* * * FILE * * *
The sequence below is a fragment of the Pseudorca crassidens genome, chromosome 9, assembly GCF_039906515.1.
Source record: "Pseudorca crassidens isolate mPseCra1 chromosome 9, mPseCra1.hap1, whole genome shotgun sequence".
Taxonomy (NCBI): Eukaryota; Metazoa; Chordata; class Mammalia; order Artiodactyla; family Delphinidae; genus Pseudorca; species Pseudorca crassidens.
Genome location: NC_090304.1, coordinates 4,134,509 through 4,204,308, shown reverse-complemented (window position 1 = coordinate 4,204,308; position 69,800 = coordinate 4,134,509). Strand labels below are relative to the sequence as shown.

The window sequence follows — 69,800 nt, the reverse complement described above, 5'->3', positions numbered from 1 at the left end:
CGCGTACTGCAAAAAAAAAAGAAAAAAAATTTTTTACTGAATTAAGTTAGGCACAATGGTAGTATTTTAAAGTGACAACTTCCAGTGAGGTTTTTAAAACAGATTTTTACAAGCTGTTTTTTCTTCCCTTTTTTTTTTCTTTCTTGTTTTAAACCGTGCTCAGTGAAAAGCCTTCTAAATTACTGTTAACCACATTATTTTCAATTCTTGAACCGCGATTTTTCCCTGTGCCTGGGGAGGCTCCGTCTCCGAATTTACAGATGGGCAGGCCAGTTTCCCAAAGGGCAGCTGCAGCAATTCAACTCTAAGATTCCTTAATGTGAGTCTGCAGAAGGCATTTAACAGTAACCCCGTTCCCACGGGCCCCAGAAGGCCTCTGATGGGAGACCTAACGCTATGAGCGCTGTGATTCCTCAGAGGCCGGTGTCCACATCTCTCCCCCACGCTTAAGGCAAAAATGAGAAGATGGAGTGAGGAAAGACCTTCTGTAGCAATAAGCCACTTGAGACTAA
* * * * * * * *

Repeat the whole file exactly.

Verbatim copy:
The sequence below is a fragment of the Pseudorca crassidens genome, chromosome 9, assembly GCF_039906515.1.
Source record: "Pseudorca crassidens isolate mPseCra1 chromosome 9, mPseCra1.hap1, whole genome shotgun sequence".
Taxonomy (NCBI): Eukaryota; Metazoa; Chordata; class Mammalia; order Artiodactyla; family Delphinidae; genus Pseudorca; species Pseudorca crassidens.
Genome location: NC_090304.1, coordinates 4,134,509 through 4,204,308, shown reverse-complemented (window position 1 = coordinate 4,204,308; position 69,800 = coordinate 4,134,509). Strand labels below are relative to the sequence as shown.

The window sequence follows — 69,800 nt, the reverse complement described above, 5'->3', positions numbered from 1 at the left end:
CGCGTACTGCAAAAAAAAAAGAAAAAAAATTTTTTACTGAATTAAGTTAGGCACAATGGTAGTATTTTAAAGTGACAACTTCCAGTGAGGTTTTTAAAACAGATTTTTACAAGCTGTTTTTTCTTCCCTTTTTTTTTTCTTTCTTGTTTTAAACCGTGCTCAGTGAAAAGCCTTCTAAATTACTGTTAACCACATTATTTTCAATTCTTGAACCGCGATTTTTCCCTGTGCCTGGGGAGGCTCCGTCTCCGAATTTACAGATGGGCAGGCCAGTTTCCCAAAGGGCAGCTGCAGCAATTCAACTCTAAGATTCCTTAATGTGAGTCTGCAGAAGGCATTTAACAGTAACCCCGTTCCCACGGGCCCCAGAAGGCCTCTGATGGGAGACCTAACGCTATGAGCGCTGTGATTCCTCAGAGGCCGGTGTCCACATCTCTCCCCCACGCTTAAGGCAAAAATGAGAAGATGGAGTGAGGAAAGACCTTCTGTAGCAATAAGCCACTTGAGACTAA